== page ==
In this podcast we continue to explore the Larger Amida Scripture and, more specifically, some of the 48 Vows. We look at some of the inconsistencies within the scripture to understand more fully how it might have grown over time and talk about some of the key messages from the Vows.
In this podcast we begin to look more directly at the Pure Land Scriptures. In this first podcast we look at the first part of the Larger Scripture and comment on its origins, how it was transmitted to China and Japan, and some of its key features.
In this episode we finish looking at Shinran's letters and discuss his approach to scriptural analysis, particularly his tendency to rewrite scriptural passages so that they read what he intends them to read. We also explore the Pure Land lineage that Shinran created.
In this episode we continue to look at Shinran's letters. In a wide-ranging discussion, we touch on Quakers (pronounced 'quacker' in Spanish), Calvin, Shakespeare's 'Measure for Measure', shinjin, and the bodhichitta. We also reflect on why some people respond to the Dharma and others don't and then accidentally activate Dayamati's iPad. We also explore the Shin view of ethics and touch on the problems associated with 'licensed evil.'
In this episode we begin to explore Shinran's pastoral letters, notably the Mattoshō. We also reflect on the nature of theology as applied to Buddhism and consider whether Shinran's message actually means that we are already destined to be born in the Pure Land.
In this episode we reflect on Shinran and our teacher Sangharakshita and some of the parallels between them. In addition, we reflect on how remarkable it was that we ever came across Buddhism in the first place.
In this episode we reflect on Shinran's hermeneutical horizon given his time and place. He was trained as a Tendai monk and inherited the Chinese Buddhist tradition. He had not knowledge of Theravada Buddhism, for instance. This invited him to take up unique interpretive positions. We reflect on the notion of hermeneutic distance both Shinran's and ours in relation to the history of Buddhism.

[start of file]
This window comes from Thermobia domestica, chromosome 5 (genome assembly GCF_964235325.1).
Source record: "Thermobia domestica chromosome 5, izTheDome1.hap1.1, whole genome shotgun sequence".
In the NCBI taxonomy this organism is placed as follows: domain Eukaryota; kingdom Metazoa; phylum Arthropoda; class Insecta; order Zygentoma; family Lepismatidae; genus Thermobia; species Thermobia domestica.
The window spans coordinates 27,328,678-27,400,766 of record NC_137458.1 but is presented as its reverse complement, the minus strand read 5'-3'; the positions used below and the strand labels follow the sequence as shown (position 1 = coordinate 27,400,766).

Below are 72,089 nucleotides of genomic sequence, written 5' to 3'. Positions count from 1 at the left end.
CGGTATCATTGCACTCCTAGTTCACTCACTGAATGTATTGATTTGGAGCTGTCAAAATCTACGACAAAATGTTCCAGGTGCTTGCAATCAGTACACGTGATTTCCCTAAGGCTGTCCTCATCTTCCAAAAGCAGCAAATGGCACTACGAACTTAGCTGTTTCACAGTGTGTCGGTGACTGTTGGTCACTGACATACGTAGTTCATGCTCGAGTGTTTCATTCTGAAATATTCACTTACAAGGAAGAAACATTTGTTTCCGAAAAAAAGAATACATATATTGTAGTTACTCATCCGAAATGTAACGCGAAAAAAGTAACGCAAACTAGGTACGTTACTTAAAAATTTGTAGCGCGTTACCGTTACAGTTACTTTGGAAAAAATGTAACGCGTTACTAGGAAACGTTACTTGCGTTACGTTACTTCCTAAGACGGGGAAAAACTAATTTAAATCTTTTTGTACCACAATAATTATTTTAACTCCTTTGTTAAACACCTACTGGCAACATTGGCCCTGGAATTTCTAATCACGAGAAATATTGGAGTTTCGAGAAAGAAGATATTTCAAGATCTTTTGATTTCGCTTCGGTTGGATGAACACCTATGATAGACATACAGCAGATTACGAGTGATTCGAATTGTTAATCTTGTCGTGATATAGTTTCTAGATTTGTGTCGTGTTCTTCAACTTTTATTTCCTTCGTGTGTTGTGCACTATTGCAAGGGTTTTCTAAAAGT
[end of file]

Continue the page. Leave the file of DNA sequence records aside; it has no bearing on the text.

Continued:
In this episode we are coming towards the end of our reflections on the Kyogyoshinsho, the magnum opus of Shinran. We reflect, amongst other things, on why Shinran is found on the Triratna Refuge Tree and examine some of the distinctive aspects of Shinran's approach.
In this episode we discuss chapter 5 of Shinran's magnum opus the Kyogyoshinsho. Amongst other things we touch on the idea of knowledge as remembrance, the nature of practice in Shin Buddhism, and related topics.
In this episode we continue to explore Shinran's Kyogyoshinsho, especially chapter 4. Amongst other topics, we touch on the role of practice within Shinran's system, on the altruistic dimension, and once again on the nature of Amida. We also begin to touch on some overlaps between Shinran and Dōgen.
In this episode we explore who really is Amida? We touch on ideas such as Buddha-nature and trikaya in order to understand more fully how Shinran understands the nature of Amida in his magnum opus the Kyogyoshinsho.
In this episode, Dayamati and I continue to analyse Shinran's magnum opus, the Kyogyoshinsho. We touch on some overlaps between Heidegger's thought and Shinran and then go on to analyse the famous parable of the white path, which serves as an analogy for the Pure Land way.